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Sony RX10 Mark IV review

The RX10 IV updates Sony's high-end Bridge Super-zoom retaining its predecessor's 24-600mm / 25x zoom, weather-proof body and OLED EVF, but inheriting the RX100 V's sensor for phase-detect AF, 24fps bursts and 4k without binning. The fact the RX10 series inherits the latest RX100 sensor and imaging pipeline is no surprise, but having phase-detect AF with the longer 24-600mm range is so much more compelling. Coupled with the great quality video, touchscreen and Bluetooth location tagging, the RX10 Mark IV could become the ultimate all-rounder; check out my hands-on review-so-far!

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Panasonic Lumix TZ90 / ZS70 review

On the face of it, Panasonic’s Lumix TZ90 / ZS70 doesn’t add a lot to the earlier TZ80 / ZS70. The touch screen flips up and over and there’s a new 20 Megapixel sensor which delivers better quality 4k UHD video. However, with a 30x optical zoom, built-in viewfinder, great continuous shooting, 4k UHD video with PASM exposure control, 4k photo modes, RAW recording, and a wealth of other features, it remains one of the most powerful pocket super-zooms around and comes Highly Recommended. But if you can live without the flip-up screen the earlier TZ80 / ZS60 is well worth keeping in mind.

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Panasonic Lumix FZ80 / FZ82 review

The Panasonic Lumix FZ80 / FZ82 is a bridge super-zoom with a 60x optical range. It updates the Lumix FZ70 / FZ72, retaining the older model's 20-1200mm lens, but with a new 18 Megapixel sensor, an upgraded 3 inch 1040k dot fixed touch screen, and a more detailed 0.2in 1.7 Million dot EVF. Also new are 4K video and 4K Photo modes, excellent Wifi for wireless shooting and image transfer, faster continuous shooting, improved AF with Panasonic's Depth from Defocus technology and USB charging. It's got just about everything you could wish for in a bridge camera at this price bar an articulated screen, so comes highly recommended.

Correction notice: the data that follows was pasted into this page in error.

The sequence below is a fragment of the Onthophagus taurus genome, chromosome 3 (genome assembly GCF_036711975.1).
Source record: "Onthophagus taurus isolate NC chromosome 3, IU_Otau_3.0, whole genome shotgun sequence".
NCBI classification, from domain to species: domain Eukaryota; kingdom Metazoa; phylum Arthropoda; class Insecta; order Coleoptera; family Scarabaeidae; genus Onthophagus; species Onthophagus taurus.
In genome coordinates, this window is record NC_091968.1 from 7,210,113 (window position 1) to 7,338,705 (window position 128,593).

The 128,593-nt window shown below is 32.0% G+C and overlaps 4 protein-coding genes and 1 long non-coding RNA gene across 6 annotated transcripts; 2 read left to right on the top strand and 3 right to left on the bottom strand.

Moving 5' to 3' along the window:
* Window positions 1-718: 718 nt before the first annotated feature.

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Panasonic Lumix FZ2000 / FZ2500 review

Panasonic's FZ2000 / FZ2500 is the company's best bridge super-zoom camera to date. Everyone benefits from the 20x / 24-480mm zoom range, larger viewfinder and articulated touchscreen, but movie shooters will adore having unlimited 4k recording, 10-bit HDMI output, smooth internal zooming and a built-in ND filter adjustable by 2, 4 or 6 stops. With so many enhancements and improvements over its predecessor, it's hard not to enthuse over the Lumix FZ2000 / FZ2500 which packs in a huge range of features at a very competitive price. As a high-end camera I do wish it had weather-sealing, but it doesn't hold it back from earning a Recommended award. Compare closely with the Sony RX10 series.